Six on Saturday 26th January 2019 (Frost Special)

Good morning and welcome to sixth is weeks Six on Saturday.

The weather has been decidedly colder this week and Tuesday night was the coldest of the year so far. I like the frosty cold weather as it covers some of the evergreen Sedums with sparkling silvery magic. I had a couple of hours off work on Wednesday and spent most of it taking photo’s of the garden.

Here is my SOS and I am not afraid to say it is Sedum heavy this week. Enjoy.

1. Kalanchue (Cockroach Plant)

I posted a picture of this in flower last year. I planted this into the garden as a bit of a laugh 6 years ago and it is still going strong. If you read the literature there is no way this plant should survive cold wether and especially the cold weather we had last year during the Beast from the East. As you can see however it just survives year after year. It will flower in the spring and produce masses of yellow flowers. i think it survives because it is on a relative dry bit of the garden. I call it the cockroach plant because I am sure it would survive a nuclear bomb!

2. Sedum Oreganum

A native of the Pacific Coast of America including Alaska. I particularly like the red stems. This is a creeping plant and an excellent ground over. I have this is on several containers in the garden and thrives in poir quality soil.

3. Sedum Rupestre Angelina

A stonecrop that is common in most parts of Europe this can be pretty invasive. However I have planted this in both a contained area and in a place where I am not bothered if it takes over as there is nothing growing there at the moment (under the kitchen window on a thin strip of gravel). The leaves take on a medusa quality and look like elongated strange colour pine cones in my eyes. I have just read that you can use this as a herb in salads and has a sour taste. I will give this a go in the summer.

4. Sedum Alboum Athoum

Planted last year this one did not flower but it is growing strongly. It produced masses of white flowers. Hopefully this will be a star in the garden this year.

5. Sedum Reflexim Cristatum (Crated Stonecrop)

Is one of the weirdest looking sedums. It looks like a cockscomb. Left unchecked it will produce fantastic ground cover. I will however how to move it to somewhere else as at the moment it is in my mini gravel garden.

6. Saxifraga waiting to spring into action.

I am not to sure which flavour this is but as you can see it is starting to produce buds. It should start flowering in around 8 weeks. Will try and identify it then.

That is this weeks SOS I hope you enjoyed it. Gardening opportunities are going to be limited this weekend but I am sure I will have the odd half an hour in the garden. I am off to watch Newcastle v Watford in the FA cup this afternoon. Could this be Newcastle’s year😂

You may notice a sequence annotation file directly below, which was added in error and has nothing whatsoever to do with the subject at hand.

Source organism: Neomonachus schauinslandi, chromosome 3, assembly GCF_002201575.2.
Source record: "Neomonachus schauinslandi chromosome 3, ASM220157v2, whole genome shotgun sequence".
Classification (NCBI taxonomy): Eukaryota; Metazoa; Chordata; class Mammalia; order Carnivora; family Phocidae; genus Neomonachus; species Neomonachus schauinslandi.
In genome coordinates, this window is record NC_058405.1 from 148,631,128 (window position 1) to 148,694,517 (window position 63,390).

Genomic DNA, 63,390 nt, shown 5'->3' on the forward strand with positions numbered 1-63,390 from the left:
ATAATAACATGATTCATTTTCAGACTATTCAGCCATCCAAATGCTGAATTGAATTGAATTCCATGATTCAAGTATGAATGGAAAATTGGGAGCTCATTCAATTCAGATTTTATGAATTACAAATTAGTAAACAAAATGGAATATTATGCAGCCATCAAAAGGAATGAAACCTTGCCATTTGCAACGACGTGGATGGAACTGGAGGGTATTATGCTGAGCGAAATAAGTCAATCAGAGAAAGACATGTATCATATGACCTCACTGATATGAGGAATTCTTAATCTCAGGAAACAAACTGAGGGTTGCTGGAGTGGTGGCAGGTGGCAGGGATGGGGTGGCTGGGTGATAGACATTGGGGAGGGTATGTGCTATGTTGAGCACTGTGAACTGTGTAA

As always to find out how six on Saturday works please follow the following link The Propagator. The don of Six on Saturday.

18 Comments Add yours

  1. The sedums with frost look really pretty!

    Like

  2. Not sure which one I like the most. I thought it was number 2 with the beautiful red stems but the structure of number 3 is amazing, number 5 is just weird. Enjoy the football.

    Liked by 1 person

  3. Jim Stephens says:

    It’s rare for us to get a hoar frost so it’s nice to see all your plants given the glitter treatment with it. I’m not complaining, frost is something I can manage without.

    Liked by 1 person

    1. Brings out the best in a garden sometimes!!!! Not necessarily the succulents however!

      Like

  4. fredgardener says:

    As I didn’ t reply on your Twitter this week, I take advantage of doing it today : your sedums pictures are really beautiful. My preference goes to the #3…

    Liked by 1 person

    1. Mine as well Fred.. J hate people that praise themselves but I love that one!!!

      Liked by 1 person

  5. I love your sedums. Frost only makes them better and it is great to see such lovely plants, so hardy. I reckon that I will be trying some in gravel troughs ( or graves, as some people like to call them!) soon.
    PS I do not think it will be Newcastle’s year. Leyton Orient have got Blyth Spartans in the FA Trophy next week though!

    Liked by 1 person

    1. It is never Newcastle’s year!

      Like

  6. Such pretty photos! I love it when a plant doesn’t bother reading the books and gets on with it inspite of what the experts say.

    Liked by 1 person

  7. One Man And His Garden Trowel says:

    Great photos. The frost really enhances the beauty of the sedums.

    Liked by 1 person

  8. Beautiful photos! I hope you didn’t get too cold taking them. I particularly like the last one.

    Liked by 1 person

    1. No don’t worry Granny there was no wind (makes it worse). You get used to the cold on the NE coast

      Like

  9. March Picker says:

    Your varieties of sedum have educated me today, and for that I thank you!

    Liked by 1 person

  10. I love your photos! I never realised sedums were frost tolerant

    Liked by 1 person

    1. Yes most of them are from Alpine regions and the North. They are very hardy plants.

      Like

  11. cavershamjj says:

    #3 has it for me. Such strange looking plants.

    Liked by 1 person

Leave a Reply to Tim Hewitt Gardener Cancel reply

Fill in your details below or click an icon to log in:

WordPress.com Logo

You are commenting using your WordPress.com account. Log Out /  Change )

Google photo

You are commenting using your Google account. Log Out /  Change )

Twitter picture

You are commenting using your Twitter account. Log Out /  Change )

Facebook photo

You are commenting using your Facebook account. Log Out /  Change )

Connecting to %s